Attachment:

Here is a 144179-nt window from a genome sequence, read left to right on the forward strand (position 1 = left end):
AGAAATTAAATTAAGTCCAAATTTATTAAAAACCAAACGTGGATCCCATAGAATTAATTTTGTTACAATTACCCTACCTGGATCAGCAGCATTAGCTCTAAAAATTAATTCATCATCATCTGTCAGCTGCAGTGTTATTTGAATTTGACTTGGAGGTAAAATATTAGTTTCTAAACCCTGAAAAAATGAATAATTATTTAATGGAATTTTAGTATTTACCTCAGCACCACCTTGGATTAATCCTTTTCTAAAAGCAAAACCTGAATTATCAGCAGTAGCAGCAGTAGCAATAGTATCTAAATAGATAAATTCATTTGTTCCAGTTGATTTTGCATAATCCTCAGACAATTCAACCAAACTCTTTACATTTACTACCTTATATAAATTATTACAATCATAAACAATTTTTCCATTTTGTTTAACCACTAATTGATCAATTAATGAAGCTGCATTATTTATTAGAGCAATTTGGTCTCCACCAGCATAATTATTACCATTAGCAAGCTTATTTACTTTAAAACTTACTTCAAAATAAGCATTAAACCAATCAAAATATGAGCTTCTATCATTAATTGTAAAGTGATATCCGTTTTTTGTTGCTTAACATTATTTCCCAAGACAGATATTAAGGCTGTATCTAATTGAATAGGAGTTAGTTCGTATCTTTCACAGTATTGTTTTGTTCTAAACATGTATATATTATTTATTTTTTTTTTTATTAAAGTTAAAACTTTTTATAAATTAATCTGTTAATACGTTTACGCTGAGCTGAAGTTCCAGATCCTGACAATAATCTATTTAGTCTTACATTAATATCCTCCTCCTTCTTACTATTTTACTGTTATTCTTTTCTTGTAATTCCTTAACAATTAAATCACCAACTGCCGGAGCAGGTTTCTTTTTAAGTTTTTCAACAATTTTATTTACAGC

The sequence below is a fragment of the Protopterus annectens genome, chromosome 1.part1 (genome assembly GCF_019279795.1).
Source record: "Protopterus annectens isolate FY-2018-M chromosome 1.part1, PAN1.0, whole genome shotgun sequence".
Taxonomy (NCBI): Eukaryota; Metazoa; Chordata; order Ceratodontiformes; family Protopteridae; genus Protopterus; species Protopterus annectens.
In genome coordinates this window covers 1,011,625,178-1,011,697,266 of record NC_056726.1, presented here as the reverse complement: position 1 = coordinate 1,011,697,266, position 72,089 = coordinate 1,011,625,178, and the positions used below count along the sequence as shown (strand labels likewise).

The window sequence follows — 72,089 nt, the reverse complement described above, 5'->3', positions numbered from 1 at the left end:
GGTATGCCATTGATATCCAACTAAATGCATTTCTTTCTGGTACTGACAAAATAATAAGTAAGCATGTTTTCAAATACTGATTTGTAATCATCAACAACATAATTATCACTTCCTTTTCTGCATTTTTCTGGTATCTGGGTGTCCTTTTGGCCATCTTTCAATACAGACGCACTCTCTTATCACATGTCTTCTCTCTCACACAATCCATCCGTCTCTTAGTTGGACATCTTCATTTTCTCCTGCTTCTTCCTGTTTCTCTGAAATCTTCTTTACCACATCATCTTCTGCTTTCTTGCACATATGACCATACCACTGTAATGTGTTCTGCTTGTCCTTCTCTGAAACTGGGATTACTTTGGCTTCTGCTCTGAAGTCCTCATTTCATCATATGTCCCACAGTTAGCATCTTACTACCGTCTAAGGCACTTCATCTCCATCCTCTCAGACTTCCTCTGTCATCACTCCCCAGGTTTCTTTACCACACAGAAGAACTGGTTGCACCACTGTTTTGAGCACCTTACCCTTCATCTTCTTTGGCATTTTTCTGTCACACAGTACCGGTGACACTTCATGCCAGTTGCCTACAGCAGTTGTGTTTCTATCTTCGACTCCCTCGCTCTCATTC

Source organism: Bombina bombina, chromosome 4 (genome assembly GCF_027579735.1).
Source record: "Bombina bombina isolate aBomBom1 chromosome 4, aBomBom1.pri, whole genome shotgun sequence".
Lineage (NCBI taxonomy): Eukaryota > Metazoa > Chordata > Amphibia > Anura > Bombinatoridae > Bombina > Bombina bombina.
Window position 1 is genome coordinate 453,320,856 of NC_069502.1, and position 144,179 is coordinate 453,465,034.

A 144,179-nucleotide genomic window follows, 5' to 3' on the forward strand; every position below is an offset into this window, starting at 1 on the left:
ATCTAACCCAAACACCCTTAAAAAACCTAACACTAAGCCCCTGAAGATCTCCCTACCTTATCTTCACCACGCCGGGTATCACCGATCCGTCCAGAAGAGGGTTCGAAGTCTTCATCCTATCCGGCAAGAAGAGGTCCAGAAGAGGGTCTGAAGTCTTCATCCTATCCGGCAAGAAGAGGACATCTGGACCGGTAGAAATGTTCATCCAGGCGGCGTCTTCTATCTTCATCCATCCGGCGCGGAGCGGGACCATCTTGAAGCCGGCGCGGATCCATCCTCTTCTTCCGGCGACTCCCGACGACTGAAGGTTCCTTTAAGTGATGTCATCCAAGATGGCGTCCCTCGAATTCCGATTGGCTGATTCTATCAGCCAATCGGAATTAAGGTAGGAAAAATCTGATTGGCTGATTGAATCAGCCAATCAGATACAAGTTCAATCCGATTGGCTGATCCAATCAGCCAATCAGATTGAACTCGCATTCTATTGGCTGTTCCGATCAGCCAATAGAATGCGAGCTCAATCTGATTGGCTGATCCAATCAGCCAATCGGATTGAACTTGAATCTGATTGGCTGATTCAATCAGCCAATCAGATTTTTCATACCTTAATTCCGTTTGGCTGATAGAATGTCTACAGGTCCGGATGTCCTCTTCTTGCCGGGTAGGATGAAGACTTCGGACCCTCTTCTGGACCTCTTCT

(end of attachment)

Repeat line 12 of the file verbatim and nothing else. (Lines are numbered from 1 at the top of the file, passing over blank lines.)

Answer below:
Window position 1 is genome coordinate 453,320,856 of NC_069502.1, and position 144,179 is coordinate 453,465,034.